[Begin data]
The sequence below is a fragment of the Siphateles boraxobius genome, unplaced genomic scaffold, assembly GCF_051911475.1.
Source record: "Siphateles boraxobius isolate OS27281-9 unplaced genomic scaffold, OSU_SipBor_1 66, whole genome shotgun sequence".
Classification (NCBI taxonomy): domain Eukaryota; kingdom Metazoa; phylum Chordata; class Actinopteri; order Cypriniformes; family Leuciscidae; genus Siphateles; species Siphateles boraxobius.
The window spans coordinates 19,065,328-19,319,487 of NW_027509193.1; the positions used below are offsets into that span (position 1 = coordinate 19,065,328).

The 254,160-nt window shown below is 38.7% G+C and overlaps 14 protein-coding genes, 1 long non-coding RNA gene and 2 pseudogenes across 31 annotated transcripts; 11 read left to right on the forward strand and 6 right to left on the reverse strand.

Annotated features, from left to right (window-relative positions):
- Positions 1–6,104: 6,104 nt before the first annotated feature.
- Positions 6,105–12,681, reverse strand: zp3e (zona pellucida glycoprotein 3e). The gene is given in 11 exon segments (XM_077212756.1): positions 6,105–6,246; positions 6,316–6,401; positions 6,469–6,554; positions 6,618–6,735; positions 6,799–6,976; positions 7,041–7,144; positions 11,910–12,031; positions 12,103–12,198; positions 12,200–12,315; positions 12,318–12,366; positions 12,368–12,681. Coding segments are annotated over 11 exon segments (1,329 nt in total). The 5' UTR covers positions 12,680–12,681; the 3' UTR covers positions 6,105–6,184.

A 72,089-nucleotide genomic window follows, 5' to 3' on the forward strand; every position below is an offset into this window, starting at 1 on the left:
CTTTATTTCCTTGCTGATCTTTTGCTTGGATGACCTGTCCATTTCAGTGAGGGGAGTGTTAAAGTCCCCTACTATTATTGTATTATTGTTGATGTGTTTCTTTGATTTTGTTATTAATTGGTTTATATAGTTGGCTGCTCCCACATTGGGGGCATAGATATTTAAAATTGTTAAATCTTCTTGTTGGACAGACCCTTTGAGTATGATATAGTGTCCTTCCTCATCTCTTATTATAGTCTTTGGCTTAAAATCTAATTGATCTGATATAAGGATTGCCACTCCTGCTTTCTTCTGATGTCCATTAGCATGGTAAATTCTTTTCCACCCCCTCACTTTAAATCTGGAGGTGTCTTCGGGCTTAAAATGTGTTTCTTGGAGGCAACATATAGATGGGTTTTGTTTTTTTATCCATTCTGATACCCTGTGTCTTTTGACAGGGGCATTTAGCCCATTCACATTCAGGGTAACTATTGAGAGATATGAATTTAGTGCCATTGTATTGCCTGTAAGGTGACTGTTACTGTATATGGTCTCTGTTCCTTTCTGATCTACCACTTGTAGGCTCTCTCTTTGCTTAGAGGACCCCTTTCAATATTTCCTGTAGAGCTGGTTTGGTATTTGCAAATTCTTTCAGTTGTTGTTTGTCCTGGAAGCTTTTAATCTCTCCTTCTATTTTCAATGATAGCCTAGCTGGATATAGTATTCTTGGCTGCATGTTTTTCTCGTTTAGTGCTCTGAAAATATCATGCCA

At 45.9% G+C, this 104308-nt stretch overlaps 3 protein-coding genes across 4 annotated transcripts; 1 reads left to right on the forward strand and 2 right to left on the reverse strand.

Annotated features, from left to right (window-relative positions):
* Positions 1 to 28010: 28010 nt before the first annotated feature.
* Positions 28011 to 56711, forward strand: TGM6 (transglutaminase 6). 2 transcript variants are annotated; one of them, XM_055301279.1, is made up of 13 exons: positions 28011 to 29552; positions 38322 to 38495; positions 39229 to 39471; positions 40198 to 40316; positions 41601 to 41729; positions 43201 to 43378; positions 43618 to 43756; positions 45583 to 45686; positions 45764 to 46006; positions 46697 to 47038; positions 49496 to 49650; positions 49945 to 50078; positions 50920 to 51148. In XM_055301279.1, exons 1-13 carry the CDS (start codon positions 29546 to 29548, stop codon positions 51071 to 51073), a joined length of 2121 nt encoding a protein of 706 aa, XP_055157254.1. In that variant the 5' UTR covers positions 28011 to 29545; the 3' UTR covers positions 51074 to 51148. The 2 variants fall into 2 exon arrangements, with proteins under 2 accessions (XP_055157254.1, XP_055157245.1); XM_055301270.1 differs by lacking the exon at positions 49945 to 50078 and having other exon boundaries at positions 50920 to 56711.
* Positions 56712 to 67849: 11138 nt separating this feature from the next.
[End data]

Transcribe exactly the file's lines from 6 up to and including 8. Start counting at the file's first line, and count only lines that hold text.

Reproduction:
Annotated features, from left to right (window-relative positions):
- Positions 1–6,104: 6,104 nt before the first annotated feature.
- Positions 6,105–12,681, reverse strand: zp3e (zona pellucida glycoprotein 3e). The gene is given in 11 exon segments (XM_077212756.1): positions 6,105–6,246; positions 6,316–6,401; positions 6,469–6,554; positions 6,618–6,735; positions 6,799–6,976; positions 7,041–7,144; positions 11,910–12,031; positions 12,103–12,198; positions 12,200–12,315; positions 12,318–12,366; positions 12,368–12,681. Coding segments are annotated over 11 exon segments (1,329 nt in total). The 5' UTR covers positions 12,680–12,681; the 3' UTR covers positions 6,105–6,184.